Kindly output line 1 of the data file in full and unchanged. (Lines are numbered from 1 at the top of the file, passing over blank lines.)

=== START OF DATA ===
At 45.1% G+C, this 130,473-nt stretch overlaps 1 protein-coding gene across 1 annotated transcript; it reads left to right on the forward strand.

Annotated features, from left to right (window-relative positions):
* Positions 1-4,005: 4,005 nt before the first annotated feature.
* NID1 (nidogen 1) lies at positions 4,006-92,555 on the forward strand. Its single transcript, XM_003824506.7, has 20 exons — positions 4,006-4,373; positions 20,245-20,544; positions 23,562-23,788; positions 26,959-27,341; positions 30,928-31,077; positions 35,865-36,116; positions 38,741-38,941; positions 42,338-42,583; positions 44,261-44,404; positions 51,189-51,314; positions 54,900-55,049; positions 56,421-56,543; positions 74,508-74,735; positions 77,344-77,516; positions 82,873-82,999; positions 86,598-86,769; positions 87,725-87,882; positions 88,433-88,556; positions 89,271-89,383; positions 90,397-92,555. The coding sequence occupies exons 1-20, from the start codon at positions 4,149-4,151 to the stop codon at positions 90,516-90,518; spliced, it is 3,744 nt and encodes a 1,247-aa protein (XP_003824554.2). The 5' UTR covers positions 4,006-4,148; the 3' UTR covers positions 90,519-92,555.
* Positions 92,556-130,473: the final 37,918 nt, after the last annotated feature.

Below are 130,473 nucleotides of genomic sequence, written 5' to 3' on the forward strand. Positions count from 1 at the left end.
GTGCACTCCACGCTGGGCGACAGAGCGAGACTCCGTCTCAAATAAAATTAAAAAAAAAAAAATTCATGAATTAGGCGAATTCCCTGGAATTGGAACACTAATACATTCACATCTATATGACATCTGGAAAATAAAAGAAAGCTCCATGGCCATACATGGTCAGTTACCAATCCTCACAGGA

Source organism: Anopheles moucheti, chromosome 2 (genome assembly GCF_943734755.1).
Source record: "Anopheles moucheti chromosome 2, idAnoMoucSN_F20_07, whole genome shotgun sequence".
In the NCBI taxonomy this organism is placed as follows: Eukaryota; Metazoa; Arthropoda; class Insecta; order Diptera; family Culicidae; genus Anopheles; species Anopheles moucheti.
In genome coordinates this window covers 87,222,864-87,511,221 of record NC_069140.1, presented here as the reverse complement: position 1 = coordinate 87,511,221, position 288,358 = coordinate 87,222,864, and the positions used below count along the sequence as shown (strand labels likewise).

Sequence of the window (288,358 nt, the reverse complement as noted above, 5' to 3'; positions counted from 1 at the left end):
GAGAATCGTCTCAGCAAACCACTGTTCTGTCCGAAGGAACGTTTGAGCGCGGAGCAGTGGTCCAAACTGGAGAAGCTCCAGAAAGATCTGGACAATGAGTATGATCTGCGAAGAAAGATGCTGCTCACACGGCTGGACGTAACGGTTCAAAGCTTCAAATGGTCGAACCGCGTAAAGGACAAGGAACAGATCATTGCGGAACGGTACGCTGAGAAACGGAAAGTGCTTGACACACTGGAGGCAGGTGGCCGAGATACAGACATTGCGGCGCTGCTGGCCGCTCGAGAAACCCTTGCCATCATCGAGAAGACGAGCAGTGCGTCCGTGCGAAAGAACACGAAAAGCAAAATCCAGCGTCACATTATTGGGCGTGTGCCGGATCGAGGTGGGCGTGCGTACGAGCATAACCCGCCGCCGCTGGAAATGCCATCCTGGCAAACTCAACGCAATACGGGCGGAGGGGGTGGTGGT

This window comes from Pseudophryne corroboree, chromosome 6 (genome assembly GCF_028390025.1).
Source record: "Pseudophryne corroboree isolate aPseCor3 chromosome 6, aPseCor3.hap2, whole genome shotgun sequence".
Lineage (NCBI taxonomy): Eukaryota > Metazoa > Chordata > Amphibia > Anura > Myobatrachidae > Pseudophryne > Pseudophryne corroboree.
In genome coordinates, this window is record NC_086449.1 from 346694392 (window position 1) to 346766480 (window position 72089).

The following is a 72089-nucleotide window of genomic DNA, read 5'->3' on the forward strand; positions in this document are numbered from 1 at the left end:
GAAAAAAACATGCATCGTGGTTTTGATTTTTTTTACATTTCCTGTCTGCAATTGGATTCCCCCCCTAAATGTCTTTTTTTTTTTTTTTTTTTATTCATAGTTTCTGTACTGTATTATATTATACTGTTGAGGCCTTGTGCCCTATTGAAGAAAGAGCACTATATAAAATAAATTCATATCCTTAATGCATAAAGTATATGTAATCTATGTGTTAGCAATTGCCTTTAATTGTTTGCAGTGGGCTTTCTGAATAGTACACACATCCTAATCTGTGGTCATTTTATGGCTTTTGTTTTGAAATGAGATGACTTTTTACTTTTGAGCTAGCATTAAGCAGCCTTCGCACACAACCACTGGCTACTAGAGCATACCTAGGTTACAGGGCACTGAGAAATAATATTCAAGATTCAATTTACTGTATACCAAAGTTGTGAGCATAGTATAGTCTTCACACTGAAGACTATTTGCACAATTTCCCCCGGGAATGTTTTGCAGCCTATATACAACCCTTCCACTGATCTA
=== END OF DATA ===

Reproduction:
At 45.1% G+C, this 130,473-nt stretch overlaps 1 protein-coding gene across 1 annotated transcript; it reads left to right on the forward strand.